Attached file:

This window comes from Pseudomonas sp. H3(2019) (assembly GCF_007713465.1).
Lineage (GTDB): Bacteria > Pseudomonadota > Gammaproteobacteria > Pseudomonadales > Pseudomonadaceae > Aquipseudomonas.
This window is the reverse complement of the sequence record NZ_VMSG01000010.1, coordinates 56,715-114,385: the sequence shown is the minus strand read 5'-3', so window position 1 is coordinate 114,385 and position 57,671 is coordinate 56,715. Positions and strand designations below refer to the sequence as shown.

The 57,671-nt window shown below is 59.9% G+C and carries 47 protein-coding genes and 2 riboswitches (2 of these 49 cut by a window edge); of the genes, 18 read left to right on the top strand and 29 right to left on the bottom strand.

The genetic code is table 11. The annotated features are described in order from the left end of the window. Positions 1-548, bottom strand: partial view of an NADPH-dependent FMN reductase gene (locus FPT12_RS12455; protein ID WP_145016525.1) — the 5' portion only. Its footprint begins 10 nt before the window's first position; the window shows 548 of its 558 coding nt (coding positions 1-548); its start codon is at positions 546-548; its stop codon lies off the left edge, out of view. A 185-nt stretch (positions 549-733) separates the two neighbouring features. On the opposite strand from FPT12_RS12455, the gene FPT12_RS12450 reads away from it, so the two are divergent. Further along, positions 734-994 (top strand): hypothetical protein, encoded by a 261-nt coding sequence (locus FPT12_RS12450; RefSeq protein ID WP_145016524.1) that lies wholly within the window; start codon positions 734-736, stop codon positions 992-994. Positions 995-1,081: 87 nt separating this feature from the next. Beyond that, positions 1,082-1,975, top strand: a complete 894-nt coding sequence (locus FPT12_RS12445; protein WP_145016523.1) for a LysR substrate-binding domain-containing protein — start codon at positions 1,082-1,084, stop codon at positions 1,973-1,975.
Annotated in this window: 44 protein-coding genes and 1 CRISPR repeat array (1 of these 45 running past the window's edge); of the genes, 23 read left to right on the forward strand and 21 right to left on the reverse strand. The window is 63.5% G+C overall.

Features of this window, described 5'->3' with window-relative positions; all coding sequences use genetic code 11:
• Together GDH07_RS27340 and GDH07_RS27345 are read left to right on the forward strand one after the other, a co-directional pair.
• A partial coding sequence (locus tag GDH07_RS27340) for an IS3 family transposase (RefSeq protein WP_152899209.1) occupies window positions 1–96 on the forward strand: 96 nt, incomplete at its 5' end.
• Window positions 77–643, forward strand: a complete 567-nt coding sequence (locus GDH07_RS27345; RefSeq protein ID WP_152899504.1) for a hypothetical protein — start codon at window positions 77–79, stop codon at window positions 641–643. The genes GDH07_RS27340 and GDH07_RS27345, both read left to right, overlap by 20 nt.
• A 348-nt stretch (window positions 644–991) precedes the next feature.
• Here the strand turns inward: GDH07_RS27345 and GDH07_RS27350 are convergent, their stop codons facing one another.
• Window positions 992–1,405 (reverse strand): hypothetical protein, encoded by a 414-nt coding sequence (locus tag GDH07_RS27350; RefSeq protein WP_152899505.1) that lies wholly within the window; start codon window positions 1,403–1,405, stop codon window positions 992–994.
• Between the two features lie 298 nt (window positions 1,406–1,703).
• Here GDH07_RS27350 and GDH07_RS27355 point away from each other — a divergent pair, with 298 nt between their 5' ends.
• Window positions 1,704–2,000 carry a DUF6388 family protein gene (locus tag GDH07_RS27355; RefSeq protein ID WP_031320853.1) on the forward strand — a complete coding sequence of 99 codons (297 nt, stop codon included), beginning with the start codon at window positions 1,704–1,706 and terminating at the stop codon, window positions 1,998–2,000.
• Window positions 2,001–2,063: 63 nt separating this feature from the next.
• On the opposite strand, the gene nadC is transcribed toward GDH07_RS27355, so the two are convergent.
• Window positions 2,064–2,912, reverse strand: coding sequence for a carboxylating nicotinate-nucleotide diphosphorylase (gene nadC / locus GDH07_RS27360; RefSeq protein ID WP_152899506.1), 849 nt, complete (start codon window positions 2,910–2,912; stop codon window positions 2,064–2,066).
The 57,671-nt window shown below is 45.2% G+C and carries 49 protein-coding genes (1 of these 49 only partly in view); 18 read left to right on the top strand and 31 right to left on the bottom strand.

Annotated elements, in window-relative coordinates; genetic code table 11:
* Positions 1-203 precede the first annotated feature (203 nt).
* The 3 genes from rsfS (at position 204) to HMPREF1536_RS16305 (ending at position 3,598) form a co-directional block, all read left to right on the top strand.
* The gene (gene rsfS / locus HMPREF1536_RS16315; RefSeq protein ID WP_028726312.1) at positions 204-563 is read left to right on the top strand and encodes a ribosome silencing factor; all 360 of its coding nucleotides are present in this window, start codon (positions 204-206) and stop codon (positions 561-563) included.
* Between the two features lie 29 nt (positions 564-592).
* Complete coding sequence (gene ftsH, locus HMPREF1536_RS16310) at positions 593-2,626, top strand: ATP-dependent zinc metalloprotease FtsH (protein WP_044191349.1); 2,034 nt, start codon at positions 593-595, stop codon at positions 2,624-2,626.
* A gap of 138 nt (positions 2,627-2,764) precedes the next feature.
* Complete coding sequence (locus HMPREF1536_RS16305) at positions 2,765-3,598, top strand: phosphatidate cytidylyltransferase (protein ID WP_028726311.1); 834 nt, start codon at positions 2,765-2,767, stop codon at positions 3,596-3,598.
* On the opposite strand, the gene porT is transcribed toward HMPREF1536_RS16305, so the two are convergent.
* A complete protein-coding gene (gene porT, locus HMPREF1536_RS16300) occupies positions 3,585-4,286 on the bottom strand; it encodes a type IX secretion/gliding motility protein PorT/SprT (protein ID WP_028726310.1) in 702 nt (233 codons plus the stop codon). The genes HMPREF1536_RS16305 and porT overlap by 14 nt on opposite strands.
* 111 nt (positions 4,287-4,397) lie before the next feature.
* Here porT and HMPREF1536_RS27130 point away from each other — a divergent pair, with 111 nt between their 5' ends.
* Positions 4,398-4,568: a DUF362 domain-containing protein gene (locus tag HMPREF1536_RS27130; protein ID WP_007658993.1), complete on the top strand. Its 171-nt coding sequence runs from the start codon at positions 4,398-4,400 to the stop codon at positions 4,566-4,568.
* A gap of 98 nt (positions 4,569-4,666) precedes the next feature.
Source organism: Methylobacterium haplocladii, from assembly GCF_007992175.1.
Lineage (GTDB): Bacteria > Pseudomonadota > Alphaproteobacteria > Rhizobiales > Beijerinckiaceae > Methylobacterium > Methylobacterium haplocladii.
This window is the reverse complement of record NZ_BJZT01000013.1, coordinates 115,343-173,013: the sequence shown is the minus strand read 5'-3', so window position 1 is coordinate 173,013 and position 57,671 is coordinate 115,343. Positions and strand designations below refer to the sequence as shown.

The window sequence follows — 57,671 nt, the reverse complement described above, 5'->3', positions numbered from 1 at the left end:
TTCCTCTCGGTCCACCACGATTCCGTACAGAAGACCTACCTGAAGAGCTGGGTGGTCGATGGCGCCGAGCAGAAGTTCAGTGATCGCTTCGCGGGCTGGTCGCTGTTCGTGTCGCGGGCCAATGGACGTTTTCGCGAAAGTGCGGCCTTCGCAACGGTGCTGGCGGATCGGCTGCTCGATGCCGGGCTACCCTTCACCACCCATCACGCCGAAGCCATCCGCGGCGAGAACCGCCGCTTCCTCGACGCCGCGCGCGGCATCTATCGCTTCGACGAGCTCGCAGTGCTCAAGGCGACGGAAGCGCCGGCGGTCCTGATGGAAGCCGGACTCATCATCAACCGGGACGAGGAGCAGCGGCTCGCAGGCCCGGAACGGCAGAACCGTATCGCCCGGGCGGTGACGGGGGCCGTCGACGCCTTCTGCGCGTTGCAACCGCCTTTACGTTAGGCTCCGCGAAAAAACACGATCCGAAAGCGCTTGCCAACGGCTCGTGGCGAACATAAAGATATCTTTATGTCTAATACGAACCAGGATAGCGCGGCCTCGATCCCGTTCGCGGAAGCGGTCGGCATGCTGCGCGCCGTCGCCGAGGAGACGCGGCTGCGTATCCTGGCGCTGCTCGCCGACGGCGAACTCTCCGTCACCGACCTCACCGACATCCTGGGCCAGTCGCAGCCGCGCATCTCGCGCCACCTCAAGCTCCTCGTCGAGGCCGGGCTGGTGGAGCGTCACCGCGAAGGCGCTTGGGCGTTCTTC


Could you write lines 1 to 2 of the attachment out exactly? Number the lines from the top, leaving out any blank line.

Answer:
This window comes from Pseudomonas sp. H3(2019) (assembly GCF_007713465.1).
Lineage (GTDB): Bacteria > Pseudomonadota > Gammaproteobacteria > Pseudomonadales > Pseudomonadaceae > Aquipseudomonas.